Use this URL to cite or link to this record in EThOS: https://ethos.bl.uk/OrderDetails.do?uin=uk.bl.ethos.798443
Title: Motivated inductive discovery
Author: Luck, Michael Mordechai
Awarding Body: University of London
Current Institution: University College London (University of London)
Date of Award: 1993
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Abstract:
Research in machine discovery to date has tended to concentrate on the replication of particular episodes in the history of science, and more recently on the extraction of regularities from large databases. In this respect, current models of induction and discovery concentrate solely on the acquisition of knowledge, and lack the flexibility of reasoning that is necessary in a real-world changing environment. Against this backdrop, this dissertation addresses inductive reasoning, specifically based around the scientific discovery paradigm. A framework for inductive reasoning is presented which includes the six stages of prediction, experimentation, observation, evaluation, revision and selection. Within this framework, different kinds of inductive reasoning can be reduced to the same basic component processes. The difference between the various kinds of reasoning arises not through the use of different mechanisms, but through the influence of motivations which bias the application of these mechanisms accordingly. Also within this framework, a model and its implementation as a computer program, the MID system, have been developed, concentrating primarily on the internal stages of the framework, prediction, evaluation, revision and selection. The role of motivations in allowing reasoning for both knowledge and action is investigated and implemented in the program. By choosing different internal models of motivation for reasoning systems, different behaviours can be achieved from the same basic architecture. The MID system reasons in simple physical domains, both for knowledge and for action. It demonstrates how a basic mechanism can be used to provide an effective means for reasoning in a variety of contexts, and also how a simple motivational representation can be used as an effective control strategy.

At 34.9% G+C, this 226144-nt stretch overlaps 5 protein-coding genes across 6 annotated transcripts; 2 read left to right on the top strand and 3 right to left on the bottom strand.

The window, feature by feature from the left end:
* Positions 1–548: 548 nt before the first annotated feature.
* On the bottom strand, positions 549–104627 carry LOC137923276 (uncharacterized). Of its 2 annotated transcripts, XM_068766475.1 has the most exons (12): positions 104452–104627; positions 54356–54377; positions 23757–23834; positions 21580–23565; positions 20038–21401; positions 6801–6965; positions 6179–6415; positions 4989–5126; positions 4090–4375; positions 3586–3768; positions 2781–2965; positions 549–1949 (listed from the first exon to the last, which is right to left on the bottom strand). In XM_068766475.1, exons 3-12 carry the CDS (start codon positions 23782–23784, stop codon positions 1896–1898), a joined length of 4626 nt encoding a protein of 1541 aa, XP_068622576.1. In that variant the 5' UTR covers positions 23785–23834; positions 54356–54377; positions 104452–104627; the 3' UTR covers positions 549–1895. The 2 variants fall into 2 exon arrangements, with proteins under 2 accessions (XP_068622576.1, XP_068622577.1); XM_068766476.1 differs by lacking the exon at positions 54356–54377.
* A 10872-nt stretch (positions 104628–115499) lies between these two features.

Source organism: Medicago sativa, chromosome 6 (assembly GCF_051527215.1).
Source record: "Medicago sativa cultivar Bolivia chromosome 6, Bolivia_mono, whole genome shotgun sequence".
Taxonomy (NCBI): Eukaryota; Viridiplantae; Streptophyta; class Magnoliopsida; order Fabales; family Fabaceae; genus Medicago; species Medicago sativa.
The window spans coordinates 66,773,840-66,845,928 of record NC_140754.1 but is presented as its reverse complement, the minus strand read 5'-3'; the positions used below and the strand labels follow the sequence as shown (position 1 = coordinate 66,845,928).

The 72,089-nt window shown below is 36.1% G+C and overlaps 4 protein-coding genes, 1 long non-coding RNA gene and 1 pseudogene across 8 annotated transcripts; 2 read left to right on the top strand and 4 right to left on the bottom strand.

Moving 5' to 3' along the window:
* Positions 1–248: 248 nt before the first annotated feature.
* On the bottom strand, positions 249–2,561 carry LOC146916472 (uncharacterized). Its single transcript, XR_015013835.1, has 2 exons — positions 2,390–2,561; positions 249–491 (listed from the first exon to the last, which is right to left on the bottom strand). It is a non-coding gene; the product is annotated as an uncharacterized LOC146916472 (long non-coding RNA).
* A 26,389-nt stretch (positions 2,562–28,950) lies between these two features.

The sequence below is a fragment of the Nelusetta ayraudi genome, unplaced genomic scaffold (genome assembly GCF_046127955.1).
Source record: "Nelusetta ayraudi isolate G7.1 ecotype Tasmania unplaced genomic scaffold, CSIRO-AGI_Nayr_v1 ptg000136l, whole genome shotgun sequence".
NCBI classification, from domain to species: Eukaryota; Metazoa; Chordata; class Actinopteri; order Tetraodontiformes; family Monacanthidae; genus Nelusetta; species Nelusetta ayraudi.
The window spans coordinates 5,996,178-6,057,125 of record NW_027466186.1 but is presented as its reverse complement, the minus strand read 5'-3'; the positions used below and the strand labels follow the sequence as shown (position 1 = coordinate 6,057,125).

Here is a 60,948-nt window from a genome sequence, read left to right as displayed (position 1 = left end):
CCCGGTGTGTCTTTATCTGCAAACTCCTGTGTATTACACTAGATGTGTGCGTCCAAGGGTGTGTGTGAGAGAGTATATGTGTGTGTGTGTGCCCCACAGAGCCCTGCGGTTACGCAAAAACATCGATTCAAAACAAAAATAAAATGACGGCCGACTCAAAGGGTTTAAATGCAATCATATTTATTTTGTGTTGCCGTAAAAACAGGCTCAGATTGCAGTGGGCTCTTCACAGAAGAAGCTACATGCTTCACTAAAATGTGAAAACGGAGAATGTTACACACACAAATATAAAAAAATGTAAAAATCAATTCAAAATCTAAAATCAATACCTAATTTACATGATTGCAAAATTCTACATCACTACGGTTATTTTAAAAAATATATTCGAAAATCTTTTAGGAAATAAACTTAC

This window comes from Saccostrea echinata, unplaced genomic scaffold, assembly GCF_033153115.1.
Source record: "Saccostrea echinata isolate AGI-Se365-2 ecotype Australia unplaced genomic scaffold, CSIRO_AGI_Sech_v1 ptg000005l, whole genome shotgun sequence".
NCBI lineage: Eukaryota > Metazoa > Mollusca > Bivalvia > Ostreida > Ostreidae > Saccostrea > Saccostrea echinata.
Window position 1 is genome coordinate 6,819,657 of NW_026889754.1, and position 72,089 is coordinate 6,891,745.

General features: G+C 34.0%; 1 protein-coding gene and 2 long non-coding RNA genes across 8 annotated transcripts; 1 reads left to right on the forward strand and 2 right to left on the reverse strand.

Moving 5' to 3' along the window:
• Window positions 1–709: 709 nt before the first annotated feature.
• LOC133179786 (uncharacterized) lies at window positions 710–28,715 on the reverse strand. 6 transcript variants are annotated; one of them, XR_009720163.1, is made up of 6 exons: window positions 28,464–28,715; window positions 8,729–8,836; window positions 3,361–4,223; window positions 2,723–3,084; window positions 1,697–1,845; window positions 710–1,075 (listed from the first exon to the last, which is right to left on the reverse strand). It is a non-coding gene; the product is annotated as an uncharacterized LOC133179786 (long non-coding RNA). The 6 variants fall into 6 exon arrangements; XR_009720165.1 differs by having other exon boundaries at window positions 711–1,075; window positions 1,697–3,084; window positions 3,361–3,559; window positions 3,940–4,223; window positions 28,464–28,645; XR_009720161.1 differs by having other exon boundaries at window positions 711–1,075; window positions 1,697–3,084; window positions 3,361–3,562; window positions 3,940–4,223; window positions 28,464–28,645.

Supervisor: Not available Sponsor: Not available
Qualification Name: Thesis (Ph.D.) Qualification Level: Doctoral
EThOS ID: uk.bl.ethos.798443  DOI: Not available
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